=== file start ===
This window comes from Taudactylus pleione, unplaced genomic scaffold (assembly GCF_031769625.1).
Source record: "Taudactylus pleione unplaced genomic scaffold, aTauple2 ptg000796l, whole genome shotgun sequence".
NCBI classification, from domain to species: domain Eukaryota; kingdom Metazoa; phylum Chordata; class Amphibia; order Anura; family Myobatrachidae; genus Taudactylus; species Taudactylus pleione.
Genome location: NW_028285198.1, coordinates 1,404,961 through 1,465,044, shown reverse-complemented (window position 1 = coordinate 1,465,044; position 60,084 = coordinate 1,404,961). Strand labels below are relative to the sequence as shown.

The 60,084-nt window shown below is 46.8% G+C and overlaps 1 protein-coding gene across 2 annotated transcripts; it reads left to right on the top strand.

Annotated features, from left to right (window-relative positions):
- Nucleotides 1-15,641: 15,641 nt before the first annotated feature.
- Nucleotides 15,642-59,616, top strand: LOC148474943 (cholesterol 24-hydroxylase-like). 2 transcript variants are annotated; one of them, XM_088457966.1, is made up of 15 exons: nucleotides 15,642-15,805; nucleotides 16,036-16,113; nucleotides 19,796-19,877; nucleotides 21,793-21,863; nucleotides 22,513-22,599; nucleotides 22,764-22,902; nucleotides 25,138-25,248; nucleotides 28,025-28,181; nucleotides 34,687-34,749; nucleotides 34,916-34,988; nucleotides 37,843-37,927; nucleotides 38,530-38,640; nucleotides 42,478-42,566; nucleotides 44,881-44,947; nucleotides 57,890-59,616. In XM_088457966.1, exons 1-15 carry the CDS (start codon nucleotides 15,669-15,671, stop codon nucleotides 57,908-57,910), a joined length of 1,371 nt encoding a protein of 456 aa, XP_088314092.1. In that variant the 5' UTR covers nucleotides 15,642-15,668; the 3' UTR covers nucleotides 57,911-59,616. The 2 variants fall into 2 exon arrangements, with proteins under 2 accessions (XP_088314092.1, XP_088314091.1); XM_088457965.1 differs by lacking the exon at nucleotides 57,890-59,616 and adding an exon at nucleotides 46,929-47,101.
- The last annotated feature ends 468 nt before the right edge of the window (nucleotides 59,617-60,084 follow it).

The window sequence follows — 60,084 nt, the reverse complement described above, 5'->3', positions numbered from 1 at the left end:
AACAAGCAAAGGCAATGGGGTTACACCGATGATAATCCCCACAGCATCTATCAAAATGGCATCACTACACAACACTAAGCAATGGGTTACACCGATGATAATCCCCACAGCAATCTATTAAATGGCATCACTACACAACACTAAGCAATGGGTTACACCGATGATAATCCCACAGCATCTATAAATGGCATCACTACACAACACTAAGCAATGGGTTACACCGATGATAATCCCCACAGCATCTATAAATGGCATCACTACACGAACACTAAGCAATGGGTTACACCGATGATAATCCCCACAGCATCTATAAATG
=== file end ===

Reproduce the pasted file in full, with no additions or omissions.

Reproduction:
This window comes from Taudactylus pleione, unplaced genomic scaffold (assembly GCF_031769625.1).
Source record: "Taudactylus pleione unplaced genomic scaffold, aTauple2 ptg000796l, whole genome shotgun sequence".
NCBI classification, from domain to species: domain Eukaryota; kingdom Metazoa; phylum Chordata; class Amphibia; order Anura; family Myobatrachidae; genus Taudactylus; species Taudactylus pleione.
Genome location: NW_028285198.1, coordinates 1,404,961 through 1,465,044, shown reverse-complemented (window position 1 = coordinate 1,465,044; position 60,084 = coordinate 1,404,961). Strand labels below are relative to the sequence as shown.

The 60,084-nt window shown below is 46.8% G+C and overlaps 1 protein-coding gene across 2 annotated transcripts; it reads left to right on the top strand.

Annotated features, from left to right (window-relative positions):
- Nucleotides 1-15,641: 15,641 nt before the first annotated feature.
- Nucleotides 15,642-59,616, top strand: LOC148474943 (cholesterol 24-hydroxylase-like). 2 transcript variants are annotated; one of them, XM_088457966.1, is made up of 15 exons: nucleotides 15,642-15,805; nucleotides 16,036-16,113; nucleotides 19,796-19,877; nucleotides 21,793-21,863; nucleotides 22,513-22,599; nucleotides 22,764-22,902; nucleotides 25,138-25,248; nucleotides 28,025-28,181; nucleotides 34,687-34,749; nucleotides 34,916-34,988; nucleotides 37,843-37,927; nucleotides 38,530-38,640; nucleotides 42,478-42,566; nucleotides 44,881-44,947; nucleotides 57,890-59,616. In XM_088457966.1, exons 1-15 carry the CDS (start codon nucleotides 15,669-15,671, stop codon nucleotides 57,908-57,910), a joined length of 1,371 nt encoding a protein of 456 aa, XP_088314092.1. In that variant the 5' UTR covers nucleotides 15,642-15,668; the 3' UTR covers nucleotides 57,911-59,616. The 2 variants fall into 2 exon arrangements, with proteins under 2 accessions (XP_088314092.1, XP_088314091.1); XM_088457965.1 differs by lacking the exon at nucleotides 57,890-59,616 and adding an exon at nucleotides 46,929-47,101.
- The last annotated feature ends 468 nt before the right edge of the window (nucleotides 59,617-60,084 follow it).

The window sequence follows — 60,084 nt, the reverse complement described above, 5'->3', positions numbered from 1 at the left end:
AACAAGCAAAGGCAATGGGGTTACACCGATGATAATCCCCACAGCATCTATCAAAATGGCATCACTACACAACACTAAGCAATGGGTTACACCGATGATAATCCCCACAGCAATCTATTAAATGGCATCACTACACAACACTAAGCAATGGGTTACACCGATGATAATCCCACAGCATCTATAAATGGCATCACTACACAACACTAAGCAATGGGTTACACCGATGATAATCCCCACAGCATCTATAAATGGCATCACTACACGAACACTAAGCAATGGGTTACACCGATGATAATCCCCACAGCATCTATAAATG